Looking to advance your career? This year’s conference will include a bevy of professional-development workshops designed specifically for artists, art historians, and professionals in the visual arts. Workshops address topics such securing tenure, job hunting, and much more! Workshop space is limited, so book your place today! Each workshop costs $45.
Have you booked your accommodation yet? Conference attendees can also take advantage of substantial discounts on rooms at the JW Marriott Los Angeles LA Live, just steps away from the Los Angeles Convention Center. The Westin Bonaventure, the Millennium Biltmore, and the Figueroa Hotel also offer discounts to conference attendees.
posted by Christopher Howard — April 04, 2011
In March 2011, CAA received two significant grants to continue offering the Wyeth Foundation for American Art Publication Grant for three more years and to fund the National Professional-Development Workshops for Artists through 2012.
The Wyeth Foundation for American Art approved funding that will allow CAA to award $40,000 in grants to publishers each year from 2011 to 2013. Wyeth grants support the publication of books on the history of American art, visual studies, and related subjects that have been accepted by a publisher on their merits but cannot be published in the most desirable form without a subsidy. The program has helped publish twenty-two books since 2005.
The Emily Hall Tremaine Foundation awarded $70,000 to CAA for sustaining the National Professional-Development Workshops for Artists. This program focuses on supporting visual artists in underserved areas across the United States and providing essential training to emerging, midcareer, and established professionals. CAA has held sixteen Tremaine-sponsored workshops since 2007.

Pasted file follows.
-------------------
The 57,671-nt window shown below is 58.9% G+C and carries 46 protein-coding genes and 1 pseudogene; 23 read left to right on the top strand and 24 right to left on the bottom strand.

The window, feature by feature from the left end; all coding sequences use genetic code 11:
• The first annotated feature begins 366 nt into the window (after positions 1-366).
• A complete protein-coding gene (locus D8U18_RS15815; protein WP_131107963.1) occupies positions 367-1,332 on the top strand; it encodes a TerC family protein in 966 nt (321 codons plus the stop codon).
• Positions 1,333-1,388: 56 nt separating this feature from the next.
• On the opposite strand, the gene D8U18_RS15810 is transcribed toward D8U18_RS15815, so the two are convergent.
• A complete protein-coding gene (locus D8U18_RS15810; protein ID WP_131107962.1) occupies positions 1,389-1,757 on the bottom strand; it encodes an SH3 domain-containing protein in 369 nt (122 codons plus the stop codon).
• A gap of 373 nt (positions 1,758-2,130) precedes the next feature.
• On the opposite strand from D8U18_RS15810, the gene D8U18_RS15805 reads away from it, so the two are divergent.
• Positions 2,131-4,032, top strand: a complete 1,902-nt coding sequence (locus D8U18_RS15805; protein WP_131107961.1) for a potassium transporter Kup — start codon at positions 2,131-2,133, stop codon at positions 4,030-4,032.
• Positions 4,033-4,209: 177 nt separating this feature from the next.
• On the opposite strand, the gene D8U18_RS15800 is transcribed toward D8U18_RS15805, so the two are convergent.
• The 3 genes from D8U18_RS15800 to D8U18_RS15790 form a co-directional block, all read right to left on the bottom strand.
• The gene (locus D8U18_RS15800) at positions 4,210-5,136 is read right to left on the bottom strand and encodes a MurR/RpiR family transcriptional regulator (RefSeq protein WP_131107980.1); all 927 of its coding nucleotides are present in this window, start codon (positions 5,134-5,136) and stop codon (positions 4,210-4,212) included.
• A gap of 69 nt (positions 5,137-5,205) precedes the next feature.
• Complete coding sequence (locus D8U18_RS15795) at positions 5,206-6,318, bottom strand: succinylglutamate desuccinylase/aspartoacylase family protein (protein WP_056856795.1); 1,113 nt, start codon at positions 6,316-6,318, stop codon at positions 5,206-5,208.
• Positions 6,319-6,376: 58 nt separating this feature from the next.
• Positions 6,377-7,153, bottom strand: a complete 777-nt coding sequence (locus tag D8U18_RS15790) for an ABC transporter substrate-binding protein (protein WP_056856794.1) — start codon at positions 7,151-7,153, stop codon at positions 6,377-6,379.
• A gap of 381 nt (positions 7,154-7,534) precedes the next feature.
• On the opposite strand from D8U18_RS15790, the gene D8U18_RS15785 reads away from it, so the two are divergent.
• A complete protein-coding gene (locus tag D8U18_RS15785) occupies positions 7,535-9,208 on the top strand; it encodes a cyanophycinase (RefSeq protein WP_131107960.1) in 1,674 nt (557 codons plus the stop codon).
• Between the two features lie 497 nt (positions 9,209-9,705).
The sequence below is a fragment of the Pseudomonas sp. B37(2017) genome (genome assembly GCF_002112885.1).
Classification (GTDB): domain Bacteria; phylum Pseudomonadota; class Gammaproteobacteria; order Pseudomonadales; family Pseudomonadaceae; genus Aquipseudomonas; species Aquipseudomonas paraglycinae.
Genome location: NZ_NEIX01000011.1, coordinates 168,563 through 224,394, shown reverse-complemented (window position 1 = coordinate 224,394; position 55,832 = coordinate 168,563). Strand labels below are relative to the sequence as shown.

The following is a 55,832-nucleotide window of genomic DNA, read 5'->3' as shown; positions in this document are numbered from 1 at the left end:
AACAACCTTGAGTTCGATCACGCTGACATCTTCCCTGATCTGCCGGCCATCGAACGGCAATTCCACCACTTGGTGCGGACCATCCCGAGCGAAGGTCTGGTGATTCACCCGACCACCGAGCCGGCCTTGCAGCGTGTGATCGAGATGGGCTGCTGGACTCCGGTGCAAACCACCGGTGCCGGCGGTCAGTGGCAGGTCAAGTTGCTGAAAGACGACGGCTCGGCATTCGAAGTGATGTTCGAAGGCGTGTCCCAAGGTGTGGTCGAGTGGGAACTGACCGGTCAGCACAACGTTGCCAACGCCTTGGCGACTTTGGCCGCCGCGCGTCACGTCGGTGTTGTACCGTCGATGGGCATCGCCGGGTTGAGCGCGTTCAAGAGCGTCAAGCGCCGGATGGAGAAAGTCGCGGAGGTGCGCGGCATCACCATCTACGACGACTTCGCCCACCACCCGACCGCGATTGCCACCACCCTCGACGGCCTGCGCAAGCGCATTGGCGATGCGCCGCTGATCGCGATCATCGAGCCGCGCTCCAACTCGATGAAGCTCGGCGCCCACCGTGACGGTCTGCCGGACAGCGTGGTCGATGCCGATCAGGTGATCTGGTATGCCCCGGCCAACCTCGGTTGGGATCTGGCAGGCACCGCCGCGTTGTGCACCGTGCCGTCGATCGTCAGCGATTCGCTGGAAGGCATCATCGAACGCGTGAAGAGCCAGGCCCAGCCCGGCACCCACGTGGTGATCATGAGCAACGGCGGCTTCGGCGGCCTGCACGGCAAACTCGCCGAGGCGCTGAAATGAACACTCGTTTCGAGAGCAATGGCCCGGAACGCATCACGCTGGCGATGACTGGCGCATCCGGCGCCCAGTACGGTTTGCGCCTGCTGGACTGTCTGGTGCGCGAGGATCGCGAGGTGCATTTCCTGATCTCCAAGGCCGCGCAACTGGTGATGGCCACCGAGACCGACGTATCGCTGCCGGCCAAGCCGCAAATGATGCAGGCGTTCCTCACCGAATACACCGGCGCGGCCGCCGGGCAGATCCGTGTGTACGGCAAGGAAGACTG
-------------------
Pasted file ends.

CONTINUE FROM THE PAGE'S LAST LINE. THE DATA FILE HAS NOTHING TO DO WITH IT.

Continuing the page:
posted by Michael Fahlund — January 26, 2011
Today, CAA introduces a series of podcasts devoted to professional-development topics for artists. Evolving from the National Professional-Development Workshops for Artists and now produced in tandem with them, the series will continue throughout the year, with new audio to be added on a regular basis. While the initial focus is on artists, CAA hopes to develop podcasts for art historians, curators, nonprofit art professionals, and other constituencies in the future.
To download an MP3 file, please visit the Podcasts section and right click or control click on the podcast icon or title. To stream the audio, click the podcast icon or title; the audio will open in a new tab or window.